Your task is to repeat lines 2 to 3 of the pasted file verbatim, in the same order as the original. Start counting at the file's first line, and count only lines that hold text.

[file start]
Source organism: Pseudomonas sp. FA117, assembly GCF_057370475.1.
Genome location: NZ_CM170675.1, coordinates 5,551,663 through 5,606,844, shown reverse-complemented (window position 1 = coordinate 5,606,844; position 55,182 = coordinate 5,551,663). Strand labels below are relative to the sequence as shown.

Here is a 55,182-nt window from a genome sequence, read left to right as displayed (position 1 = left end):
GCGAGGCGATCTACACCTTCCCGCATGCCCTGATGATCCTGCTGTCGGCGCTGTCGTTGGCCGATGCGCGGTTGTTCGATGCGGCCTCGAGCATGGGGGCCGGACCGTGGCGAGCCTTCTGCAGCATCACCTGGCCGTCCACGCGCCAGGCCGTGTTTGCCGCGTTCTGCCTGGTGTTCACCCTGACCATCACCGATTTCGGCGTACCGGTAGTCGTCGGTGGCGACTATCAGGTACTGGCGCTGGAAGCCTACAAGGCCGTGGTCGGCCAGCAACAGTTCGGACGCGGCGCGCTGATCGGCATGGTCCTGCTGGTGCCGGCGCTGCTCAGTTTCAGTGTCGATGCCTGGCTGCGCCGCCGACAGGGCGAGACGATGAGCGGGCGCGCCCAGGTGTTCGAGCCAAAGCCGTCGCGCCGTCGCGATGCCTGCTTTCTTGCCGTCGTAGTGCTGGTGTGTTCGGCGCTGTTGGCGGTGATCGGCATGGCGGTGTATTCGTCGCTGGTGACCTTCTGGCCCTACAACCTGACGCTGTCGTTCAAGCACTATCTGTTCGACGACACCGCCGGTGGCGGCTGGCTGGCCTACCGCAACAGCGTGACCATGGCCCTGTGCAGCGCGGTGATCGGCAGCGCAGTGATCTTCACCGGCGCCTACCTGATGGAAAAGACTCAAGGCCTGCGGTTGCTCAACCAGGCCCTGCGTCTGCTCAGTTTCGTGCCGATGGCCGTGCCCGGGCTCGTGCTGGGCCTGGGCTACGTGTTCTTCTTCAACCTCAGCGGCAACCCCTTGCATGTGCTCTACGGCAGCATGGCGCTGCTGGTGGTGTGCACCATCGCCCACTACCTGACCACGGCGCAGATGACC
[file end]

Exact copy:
Genome location: NZ_CM170675.1, coordinates 5,551,663 through 5,606,844, shown reverse-complemented (window position 1 = coordinate 5,606,844; position 55,182 = coordinate 5,551,663). Strand labels below are relative to the sequence as shown.

Here is a 55,182-nt window from a genome sequence, read left to right as displayed (position 1 = left end):